One can only listen to opera in the most pristine auditory manner. So option out your B7 with the Bang & Olufson sound system. ‘Nuff said.
While that system is surely worthy of at least an 8/10, I have removed a point due to an excessive amount of wind noise at 60 mph and over. Initially I thought my door was open. Then the sunroof. After I checked every possible culprit, it was clear that nothing was out of whack. The day's events had about a bazillion different BMW's to drive and my time in the B7 came at the end, meaning I had no chance to try another vehicle to see if the same problem existed.
Was this simply a problem with this particular car? I'm not sure. I guess further testing will reveal the truth, but for my drive, it was extremely noticeable.
The B7 comes equipped with everything a wealthy gentleman could need – including the buttock masseuse (which John Travolta would love). BMW's easy to use and visually attractive iDrive 4.2 is at your disposal, along with every type of warning device needed to assist in preventing a crash. BMW's bird's eye rear view camera is particularly pleasing, as is the basic Bluetooth, USB yada yada yada, that we have now become accustomed to seeing in almost every car.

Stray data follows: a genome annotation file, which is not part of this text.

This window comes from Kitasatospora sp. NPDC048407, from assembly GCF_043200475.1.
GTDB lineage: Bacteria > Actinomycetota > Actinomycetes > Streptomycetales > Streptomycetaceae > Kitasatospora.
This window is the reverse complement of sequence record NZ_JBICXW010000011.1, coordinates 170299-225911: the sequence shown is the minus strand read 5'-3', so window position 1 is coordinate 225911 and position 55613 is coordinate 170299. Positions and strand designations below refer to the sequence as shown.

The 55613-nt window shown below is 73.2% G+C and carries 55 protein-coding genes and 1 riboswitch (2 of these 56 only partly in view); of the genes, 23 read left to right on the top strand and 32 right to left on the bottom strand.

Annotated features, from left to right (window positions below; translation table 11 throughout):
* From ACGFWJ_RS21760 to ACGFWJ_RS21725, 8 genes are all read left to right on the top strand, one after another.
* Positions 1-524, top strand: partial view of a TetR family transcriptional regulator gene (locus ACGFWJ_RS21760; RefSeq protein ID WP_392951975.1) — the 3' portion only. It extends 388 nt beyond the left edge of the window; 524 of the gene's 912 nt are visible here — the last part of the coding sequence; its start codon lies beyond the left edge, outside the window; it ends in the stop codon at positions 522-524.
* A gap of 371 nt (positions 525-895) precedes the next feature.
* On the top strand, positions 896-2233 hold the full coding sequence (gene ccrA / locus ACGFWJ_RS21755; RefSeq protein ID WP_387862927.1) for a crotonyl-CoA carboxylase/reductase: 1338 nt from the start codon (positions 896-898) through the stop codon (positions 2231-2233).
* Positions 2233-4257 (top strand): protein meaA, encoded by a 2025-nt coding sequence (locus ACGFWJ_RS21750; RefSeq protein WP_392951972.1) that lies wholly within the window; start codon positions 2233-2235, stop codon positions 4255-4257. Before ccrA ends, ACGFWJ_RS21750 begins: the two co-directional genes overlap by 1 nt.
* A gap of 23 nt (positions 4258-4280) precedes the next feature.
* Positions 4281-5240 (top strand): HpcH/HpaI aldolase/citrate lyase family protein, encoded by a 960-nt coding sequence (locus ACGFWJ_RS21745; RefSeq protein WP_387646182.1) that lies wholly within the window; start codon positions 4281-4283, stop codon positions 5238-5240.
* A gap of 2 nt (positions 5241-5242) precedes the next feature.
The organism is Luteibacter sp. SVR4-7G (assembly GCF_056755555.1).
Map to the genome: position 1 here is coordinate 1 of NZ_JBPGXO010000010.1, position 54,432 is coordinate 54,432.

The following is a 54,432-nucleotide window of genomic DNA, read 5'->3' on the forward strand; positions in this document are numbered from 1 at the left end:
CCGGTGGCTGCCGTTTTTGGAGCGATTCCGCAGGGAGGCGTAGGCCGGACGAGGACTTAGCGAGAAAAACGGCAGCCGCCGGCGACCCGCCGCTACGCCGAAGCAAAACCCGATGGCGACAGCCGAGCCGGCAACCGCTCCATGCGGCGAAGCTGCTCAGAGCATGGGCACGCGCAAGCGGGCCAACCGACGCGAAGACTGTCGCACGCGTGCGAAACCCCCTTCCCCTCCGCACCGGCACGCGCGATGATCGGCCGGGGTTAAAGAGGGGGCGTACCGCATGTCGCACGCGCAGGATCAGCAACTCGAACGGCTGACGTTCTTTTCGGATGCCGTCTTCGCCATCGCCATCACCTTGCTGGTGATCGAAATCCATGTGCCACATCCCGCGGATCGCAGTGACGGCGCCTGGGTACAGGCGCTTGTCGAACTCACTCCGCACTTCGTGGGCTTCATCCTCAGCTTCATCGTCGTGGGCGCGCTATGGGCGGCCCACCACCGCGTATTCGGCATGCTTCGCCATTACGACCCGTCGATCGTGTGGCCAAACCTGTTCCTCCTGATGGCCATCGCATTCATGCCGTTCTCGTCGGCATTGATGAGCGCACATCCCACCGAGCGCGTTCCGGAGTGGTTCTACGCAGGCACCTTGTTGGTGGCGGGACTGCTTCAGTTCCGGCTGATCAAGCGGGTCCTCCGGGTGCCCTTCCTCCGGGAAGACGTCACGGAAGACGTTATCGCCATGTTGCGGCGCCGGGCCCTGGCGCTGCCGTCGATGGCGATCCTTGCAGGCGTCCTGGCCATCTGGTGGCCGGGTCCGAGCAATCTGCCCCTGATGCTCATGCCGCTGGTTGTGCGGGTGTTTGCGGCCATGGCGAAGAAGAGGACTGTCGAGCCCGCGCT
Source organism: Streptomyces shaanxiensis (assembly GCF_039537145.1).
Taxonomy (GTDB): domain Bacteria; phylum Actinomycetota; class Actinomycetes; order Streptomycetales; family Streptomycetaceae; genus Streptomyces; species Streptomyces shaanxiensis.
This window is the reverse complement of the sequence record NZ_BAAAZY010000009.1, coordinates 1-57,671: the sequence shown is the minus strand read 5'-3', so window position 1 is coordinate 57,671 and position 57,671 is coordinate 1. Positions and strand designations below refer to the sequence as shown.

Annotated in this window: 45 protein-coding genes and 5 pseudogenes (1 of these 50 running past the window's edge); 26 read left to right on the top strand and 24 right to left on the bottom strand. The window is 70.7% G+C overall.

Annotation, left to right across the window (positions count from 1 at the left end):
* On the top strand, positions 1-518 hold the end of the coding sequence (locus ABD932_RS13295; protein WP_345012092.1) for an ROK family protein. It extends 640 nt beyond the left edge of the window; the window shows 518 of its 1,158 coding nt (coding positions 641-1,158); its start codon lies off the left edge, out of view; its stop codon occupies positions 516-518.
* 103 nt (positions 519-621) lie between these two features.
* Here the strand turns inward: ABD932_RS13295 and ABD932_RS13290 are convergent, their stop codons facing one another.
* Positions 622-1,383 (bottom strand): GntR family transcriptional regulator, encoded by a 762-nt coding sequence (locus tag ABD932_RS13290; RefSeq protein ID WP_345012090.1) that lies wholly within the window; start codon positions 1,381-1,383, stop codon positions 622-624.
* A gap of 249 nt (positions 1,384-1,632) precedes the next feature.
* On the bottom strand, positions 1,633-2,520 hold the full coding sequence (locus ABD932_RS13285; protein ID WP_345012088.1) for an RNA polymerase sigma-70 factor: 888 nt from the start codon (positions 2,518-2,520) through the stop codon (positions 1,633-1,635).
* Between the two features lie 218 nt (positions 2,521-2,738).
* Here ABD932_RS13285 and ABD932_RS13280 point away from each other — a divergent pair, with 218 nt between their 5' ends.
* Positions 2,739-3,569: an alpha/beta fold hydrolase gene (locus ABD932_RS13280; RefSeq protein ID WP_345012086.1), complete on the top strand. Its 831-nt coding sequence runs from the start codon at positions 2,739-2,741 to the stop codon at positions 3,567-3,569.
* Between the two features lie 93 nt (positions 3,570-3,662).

There is no easy way of saying this, so I'll just come straight out with it. Pricing will be $127,600 (B7 Standard Wheelbase), $130,600 (B7 SWB with xDrive), $131,500 (B7 Long Wheelbase), and $134,500 (B7 LWB with xDrive).
I'm sorry, but $130,000! Just how many bottles of wine have you had, good sir?
It's a good car; I'm certainly not denying that. It's fast, comfortable and handles well for a vehicle that weighs more than Arnold Schwarzenegger. But it's one thing paying a vast premium on an extraordinary bottle of wine when it is, by all accounts, truly exceptional. But an '85 Sassacaia this is not. It is, but of course, merely decent (9).